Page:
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Is absinthe a hallucinogenic or not?
November 5, 2007 9:58 PM   Subscribe

If absinthe isn't hallucinogenic, why do so many people get hallucinations on it?

A friend handed me a glass of absinthe at a party. I had never heard of absinthe and figured it was just some brand of alcohol. I drank about half a measuring cup. It tasted sort of like Sambuca, but stronger.

First I got a really weird kind of drunk. I had an intense craving for sex. I also had a very strange experience where I seemed to just lose all sense of morality. I actually made a plan to do some awful things to people for my own gain, which seemed surreal the next day when I was sober again. Towards the end of the night, I got hallucinations, which felt rather like dreaming except that I was awake. It was very similar to the one time I experienced sleep apnea, except that instead of having just woken up and lying in my bed, I was still walking around at the party. I saw my cat who had died come and scold me for letting him die. It was rather nightmarish.

I've talked to some other people who have tried absinthe and they have reported the exact same things: cravings for sex, loss of morality, hallucinations. Then I was very surprised when I looked up absinthe and saw plenty of reports of the exact same thing, except every source describes these reports as just myths.

So I'm very confused! Is there something going around under the name of absinthe that is actually something completely different? How did we get all these effects if they're just myths? It can't be psychosomatic because I had never even heard of absinthe and had no idea it was anything special.
posted by giggleknickers to Food & Drink (38 answers total) 9 users marked this as a favorite
 
This covers just about anything you would ever want to know about Absinthe: Wikipedia Absinthe
posted by ISeemToBeAVerb at 10:04 PM on November 5, 2007


I never researched it much, so I've only heard the anecdotal stories, and they are in line with my absinthe experience, which is in line with yours. I thought that real wormwood based absinthe did have hallucinogenic or opiate-type properties.
posted by padraigin at 10:05 PM on November 5, 2007


I have read the Wikipedia entry. Just like every other source I can find, it says that these effects are myths.
posted by giggleknickers at 10:06 PM on November 5, 2007


Thujone (the active ingredient in absithe) is nowhere near this psychoactive for most people. Howver, there are all kinds of reports about absinthes effects.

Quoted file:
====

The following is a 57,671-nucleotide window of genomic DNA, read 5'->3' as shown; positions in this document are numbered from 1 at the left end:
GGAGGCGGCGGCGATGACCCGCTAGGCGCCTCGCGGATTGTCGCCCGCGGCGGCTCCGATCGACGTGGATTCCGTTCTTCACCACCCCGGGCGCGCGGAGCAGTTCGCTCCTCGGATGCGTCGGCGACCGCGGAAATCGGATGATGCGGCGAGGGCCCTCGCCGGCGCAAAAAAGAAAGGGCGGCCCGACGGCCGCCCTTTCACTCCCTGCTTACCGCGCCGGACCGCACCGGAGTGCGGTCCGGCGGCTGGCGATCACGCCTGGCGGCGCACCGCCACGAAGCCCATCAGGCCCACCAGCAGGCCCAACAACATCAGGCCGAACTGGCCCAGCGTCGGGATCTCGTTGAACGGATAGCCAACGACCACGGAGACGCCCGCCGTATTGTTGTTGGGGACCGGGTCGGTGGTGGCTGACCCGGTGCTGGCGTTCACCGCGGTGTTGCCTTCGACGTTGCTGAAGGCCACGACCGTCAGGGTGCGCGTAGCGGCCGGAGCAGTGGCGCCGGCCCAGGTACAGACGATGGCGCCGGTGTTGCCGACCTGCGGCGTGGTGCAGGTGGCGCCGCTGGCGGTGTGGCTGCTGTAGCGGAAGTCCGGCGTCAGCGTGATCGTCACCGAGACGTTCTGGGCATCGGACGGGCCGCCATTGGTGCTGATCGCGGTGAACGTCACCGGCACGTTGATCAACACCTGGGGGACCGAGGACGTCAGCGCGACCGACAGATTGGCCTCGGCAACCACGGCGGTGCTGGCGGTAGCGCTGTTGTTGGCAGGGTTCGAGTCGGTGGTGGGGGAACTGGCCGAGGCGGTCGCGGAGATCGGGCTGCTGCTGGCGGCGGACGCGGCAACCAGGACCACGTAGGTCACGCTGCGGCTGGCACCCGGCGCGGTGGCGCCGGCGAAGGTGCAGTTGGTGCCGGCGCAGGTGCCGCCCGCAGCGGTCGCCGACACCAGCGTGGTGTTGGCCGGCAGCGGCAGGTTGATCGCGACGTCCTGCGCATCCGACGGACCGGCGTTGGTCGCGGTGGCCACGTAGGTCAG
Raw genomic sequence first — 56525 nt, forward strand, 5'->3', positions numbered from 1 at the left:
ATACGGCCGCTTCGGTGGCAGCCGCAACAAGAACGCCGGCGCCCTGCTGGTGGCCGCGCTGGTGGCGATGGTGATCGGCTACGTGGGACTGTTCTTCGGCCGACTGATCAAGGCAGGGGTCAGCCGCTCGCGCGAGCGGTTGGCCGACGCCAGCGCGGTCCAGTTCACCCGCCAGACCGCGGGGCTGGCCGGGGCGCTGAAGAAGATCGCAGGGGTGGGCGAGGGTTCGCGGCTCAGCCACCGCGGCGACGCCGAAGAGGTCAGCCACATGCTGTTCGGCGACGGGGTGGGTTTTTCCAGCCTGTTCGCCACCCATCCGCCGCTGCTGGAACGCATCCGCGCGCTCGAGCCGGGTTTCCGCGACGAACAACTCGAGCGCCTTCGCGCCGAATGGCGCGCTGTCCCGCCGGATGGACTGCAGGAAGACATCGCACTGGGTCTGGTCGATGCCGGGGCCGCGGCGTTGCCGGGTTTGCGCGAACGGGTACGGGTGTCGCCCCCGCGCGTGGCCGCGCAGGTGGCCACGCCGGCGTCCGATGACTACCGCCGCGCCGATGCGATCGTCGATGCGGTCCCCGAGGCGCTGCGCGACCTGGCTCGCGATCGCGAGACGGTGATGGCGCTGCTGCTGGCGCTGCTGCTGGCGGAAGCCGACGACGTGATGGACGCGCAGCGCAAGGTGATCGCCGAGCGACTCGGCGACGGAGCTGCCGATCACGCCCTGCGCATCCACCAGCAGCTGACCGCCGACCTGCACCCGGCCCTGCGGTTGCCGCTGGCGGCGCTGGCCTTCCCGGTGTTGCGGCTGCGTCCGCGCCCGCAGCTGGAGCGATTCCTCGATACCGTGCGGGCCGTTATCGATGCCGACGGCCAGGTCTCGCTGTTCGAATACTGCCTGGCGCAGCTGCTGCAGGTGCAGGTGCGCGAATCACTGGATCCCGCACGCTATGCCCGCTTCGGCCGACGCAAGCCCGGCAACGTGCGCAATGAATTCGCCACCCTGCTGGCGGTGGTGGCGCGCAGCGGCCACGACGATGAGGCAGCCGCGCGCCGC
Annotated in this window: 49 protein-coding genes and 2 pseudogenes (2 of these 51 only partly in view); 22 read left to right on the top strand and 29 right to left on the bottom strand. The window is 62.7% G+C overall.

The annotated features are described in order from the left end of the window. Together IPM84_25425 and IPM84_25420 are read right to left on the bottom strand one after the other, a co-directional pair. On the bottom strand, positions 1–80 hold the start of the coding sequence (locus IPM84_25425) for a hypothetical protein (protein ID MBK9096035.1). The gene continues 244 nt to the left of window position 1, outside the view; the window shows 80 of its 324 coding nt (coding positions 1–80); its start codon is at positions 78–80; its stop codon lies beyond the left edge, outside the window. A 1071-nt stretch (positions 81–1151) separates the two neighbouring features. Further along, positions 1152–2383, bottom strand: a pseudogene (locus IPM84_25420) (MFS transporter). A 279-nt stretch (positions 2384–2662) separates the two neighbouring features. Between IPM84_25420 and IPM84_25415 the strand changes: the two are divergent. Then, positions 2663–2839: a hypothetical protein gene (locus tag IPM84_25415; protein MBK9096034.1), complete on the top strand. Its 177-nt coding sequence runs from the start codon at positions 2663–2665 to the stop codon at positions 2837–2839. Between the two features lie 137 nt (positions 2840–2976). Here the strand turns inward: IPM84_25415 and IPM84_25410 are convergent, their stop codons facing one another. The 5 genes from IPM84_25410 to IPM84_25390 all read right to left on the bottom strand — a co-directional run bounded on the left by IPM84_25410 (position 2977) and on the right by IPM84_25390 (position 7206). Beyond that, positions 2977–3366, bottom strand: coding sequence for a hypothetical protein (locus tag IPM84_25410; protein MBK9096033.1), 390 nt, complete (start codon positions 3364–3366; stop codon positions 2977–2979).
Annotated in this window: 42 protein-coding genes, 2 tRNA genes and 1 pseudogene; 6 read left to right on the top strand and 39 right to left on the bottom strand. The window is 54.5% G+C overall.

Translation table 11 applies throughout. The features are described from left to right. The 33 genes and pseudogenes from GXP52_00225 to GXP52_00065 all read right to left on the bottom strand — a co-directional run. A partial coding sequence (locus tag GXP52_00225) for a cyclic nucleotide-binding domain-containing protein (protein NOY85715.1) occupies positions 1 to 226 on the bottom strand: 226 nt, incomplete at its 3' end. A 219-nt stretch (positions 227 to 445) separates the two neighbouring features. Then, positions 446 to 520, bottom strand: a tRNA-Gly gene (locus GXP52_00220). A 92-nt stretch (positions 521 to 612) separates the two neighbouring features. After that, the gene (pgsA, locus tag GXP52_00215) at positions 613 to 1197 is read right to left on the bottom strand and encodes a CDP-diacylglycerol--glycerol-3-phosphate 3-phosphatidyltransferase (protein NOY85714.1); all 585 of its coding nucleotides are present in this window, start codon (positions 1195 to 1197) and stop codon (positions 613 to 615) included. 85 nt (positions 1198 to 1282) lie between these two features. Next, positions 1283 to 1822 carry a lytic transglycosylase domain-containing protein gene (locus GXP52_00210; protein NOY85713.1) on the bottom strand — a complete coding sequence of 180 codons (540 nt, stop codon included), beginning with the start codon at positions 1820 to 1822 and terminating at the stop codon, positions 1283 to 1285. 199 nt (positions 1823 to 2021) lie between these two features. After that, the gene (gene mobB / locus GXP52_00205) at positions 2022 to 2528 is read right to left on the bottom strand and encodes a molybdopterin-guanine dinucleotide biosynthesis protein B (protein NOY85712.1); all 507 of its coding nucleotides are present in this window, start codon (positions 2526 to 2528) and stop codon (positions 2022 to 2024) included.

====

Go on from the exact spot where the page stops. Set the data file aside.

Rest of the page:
Without testing your sample, there's no way of knowing what it you drank. If I had to guess, it'd be something like jimsonweed/datura, not absinthe that you drank! Are your friends all drinking from the same bottle? Who'se you rsource? Is it commercial...etc

I've drunk homemade absinte from wormwood, imported stuff from the czech republic, and 3 brands in london from various parts of eastern europe. NONE had the effects you describe, even in large quantities. No-one that I met who drnk the h/m absinthe (>300 people at big parties in NY) made any comments like yours.

While set & setting defintily make the drug, your experience sounds so radically different from others I know that it makes me think you wern't drinking absinthe.
posted by lalochezia at 10:07 PM on November 5, 2007


I had two glasses of Czech absinthe in Amsterdam.The only thing I noticed was that I could understand what people meant by more lucid. I think you were given something else or added.
posted by brujita at 10:13 PM on November 5, 2007


Jack Turner wrote a fascinating piece on absinthe in the March 16, 2006 issue of The New Yorker. He gives historical info, researches its purported hallucinogenic effects, and writes about its resurgence. Here's an abstract.
posted by HotPatatta at 10:14 PM on November 5, 2007


Ditto lalochezia and brujita's experiences. I've also had a sensation of lucidity, and maybe some very slight visual hallucinations (patterns on carpet or wallpaper seemed much more....more, if that makes sense). Nothing like you've described.
posted by rtha at 10:26 PM on November 5, 2007


HotPatatta: I was recalling the same thing. Thanks for bringing this up.
posted by special-k at 10:34 PM on November 5, 2007


Yeah, maybe your "absinthe" was dosed with something. Quite a few drugs would make you horny and give you mild hallucinations.
posted by Justinian at 10:57 PM on November 5, 2007


was it one of those things where someone gives you a vitamin and tells you it's LSD, and the next thing you know you're in the front yard talking to aliens?
posted by Mr_Crazyhorse at 10:59 PM on November 5, 2007


also, those people who are alleging that they had a "trip" while on modern-day absinthe are well... hallucinating! [lol]